Indian investors are partial to real estate and vastly prefer fixed income instruments over market-linked ones. Yet, Real Estate Investment Trusts (REITs), which combine regular rental income with capital appreciation from property prices, have had a difficult time getting off the ground. It has taken five sets of amendments to SEBI’s original REIT Regulations of 2014 and multiple tax tweaks, before India’s first REIT from Embassy Office Parks could flag off its initial public offer this week. While institutional investors have lapped up the offer, individual investors have been hesitant in their response. More than the quality of this offer per se, the tentative response reflects the lack of investor awareness about the vehicle and the peculiar challenges that the Indian market poses to the REIT structure.

With 33 million sq ft of prime office assets under its belt, 95 per cent occupancy and rental income flowing mainly from multinational and IT firms, Embassy Office Parks is a good candidate to flag off REIT listings in India. The offer also comes at a time when demand for commercial space has been outpacing supply, resulting in soaring commercial rental yields. SEBI has set a high governance bar on Indian REITs by requiring sponsor skin-in-the-game, independent valuation of assets, mandating 90 per cent distribution of surpluses and empowering unit-holders to change management, approve asset disposals and borrowings. But Indian REITs face multiple operational challenges relative to their developed market counterparts. The fragmented property market and complicated land acquisition rules make it necessary for REITs to take on leverage and adopt a multi-layered holding structure. The grey component in property deals and the illiquid nature of the market render NAV calculations tricky. Taxation of REIT returns for investors is a complicated affair too, with different tax rates applicable on dividend, rental and interest income. But most important, with risk-free government schemes offering guaranteed returns as high as 8 per cent, Indian REITs need to manage very high yields as well as capital appreciation to attract domestic investors. For the Embassy IPO, being the first REIT offer, lack of investor familiarity with the vehicle has also been a challenge, with confusion over the offer structure, gross versus net yield, applicable costs and taxation aspects.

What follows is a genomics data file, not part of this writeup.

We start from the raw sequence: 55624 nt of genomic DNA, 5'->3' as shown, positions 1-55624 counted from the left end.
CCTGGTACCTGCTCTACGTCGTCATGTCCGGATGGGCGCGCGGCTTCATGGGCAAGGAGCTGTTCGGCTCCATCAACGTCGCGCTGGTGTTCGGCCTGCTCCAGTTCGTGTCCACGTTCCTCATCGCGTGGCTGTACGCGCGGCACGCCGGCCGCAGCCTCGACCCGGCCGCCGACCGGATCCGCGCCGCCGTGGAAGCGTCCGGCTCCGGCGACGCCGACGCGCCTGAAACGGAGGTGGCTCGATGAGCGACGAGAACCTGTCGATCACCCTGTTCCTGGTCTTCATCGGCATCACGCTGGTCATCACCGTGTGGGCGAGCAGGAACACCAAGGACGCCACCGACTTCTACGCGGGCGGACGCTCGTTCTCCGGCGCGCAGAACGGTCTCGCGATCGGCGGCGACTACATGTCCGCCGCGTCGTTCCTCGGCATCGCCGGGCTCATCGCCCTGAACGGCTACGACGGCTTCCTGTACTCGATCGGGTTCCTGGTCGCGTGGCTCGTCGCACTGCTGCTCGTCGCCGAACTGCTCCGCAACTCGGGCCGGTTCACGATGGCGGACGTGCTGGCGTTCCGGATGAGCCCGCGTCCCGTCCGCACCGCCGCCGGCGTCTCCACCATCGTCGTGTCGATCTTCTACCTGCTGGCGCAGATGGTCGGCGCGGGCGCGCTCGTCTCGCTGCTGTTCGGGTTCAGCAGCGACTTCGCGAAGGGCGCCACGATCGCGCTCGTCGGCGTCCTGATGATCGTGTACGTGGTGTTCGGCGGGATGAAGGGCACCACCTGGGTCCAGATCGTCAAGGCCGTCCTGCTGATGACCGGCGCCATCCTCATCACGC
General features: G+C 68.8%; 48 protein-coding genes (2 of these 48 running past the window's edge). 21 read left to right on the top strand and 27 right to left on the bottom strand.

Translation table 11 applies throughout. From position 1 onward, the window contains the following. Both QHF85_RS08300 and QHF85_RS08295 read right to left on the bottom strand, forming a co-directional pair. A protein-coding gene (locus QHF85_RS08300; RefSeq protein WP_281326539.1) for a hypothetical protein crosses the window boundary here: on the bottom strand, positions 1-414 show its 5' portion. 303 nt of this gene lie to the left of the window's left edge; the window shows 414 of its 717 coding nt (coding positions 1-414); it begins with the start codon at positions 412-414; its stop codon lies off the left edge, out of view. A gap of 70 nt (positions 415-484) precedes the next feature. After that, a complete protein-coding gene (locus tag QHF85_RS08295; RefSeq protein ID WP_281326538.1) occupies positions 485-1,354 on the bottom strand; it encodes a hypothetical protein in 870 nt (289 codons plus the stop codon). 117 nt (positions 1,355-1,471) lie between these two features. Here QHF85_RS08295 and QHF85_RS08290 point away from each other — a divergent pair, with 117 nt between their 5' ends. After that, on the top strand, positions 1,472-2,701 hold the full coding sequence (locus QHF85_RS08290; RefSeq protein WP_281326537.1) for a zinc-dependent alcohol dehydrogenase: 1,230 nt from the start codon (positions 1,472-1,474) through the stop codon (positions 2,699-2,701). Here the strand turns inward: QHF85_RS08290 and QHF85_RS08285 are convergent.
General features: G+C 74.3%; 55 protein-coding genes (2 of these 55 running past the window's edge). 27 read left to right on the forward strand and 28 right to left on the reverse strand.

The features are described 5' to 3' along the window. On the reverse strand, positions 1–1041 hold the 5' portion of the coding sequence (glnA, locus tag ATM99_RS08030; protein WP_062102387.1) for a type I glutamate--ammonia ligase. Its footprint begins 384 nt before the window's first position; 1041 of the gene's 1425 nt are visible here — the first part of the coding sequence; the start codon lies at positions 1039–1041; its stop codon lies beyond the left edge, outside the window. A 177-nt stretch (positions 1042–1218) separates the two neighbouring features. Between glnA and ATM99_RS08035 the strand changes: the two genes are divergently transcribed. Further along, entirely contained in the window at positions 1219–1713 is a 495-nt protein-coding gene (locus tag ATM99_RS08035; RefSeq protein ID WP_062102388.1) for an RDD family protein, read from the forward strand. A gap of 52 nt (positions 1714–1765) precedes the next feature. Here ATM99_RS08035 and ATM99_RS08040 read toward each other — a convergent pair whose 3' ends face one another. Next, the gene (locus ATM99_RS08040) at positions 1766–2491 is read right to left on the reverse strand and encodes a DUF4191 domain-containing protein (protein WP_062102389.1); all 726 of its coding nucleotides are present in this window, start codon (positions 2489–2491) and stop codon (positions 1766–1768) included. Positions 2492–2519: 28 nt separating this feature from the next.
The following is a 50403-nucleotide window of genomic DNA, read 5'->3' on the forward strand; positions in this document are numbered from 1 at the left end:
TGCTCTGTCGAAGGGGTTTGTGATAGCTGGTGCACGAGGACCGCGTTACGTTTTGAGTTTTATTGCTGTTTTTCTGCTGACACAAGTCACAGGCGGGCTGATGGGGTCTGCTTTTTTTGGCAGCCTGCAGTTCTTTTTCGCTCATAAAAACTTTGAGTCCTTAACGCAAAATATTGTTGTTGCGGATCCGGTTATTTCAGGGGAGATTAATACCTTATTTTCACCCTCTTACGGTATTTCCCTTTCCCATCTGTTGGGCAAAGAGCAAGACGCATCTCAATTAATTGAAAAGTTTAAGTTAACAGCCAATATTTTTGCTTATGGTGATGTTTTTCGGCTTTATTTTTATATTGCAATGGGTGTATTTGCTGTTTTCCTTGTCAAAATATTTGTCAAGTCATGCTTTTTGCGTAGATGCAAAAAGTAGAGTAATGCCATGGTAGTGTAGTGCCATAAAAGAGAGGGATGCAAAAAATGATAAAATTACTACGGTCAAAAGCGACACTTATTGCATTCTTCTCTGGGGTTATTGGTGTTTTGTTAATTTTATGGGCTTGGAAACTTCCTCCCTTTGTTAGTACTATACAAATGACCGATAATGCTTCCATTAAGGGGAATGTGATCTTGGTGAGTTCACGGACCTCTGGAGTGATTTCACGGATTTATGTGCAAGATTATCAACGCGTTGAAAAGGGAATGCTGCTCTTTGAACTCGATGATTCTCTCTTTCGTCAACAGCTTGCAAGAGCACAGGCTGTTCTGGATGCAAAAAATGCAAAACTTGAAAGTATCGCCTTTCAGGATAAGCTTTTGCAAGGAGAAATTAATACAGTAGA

REITs have an important role to play in the formalisation of the Indian real estate sector. REIT IPOs also offer a good route for the beleaguered real estate developers to deleverage. Therefore, before more such offers can tap the markets, SEBI must kick off an investor education initiative to create greater awareness about REITs. A rejig of standard IPO offer documents/disclosures to reflect their unique characteristics is also in order. Advisors, who have struggled to evaluate this product, need to equip themselves. The post-listing performance of the Embassy Office REIT is likely to be closely watched by other property market participants.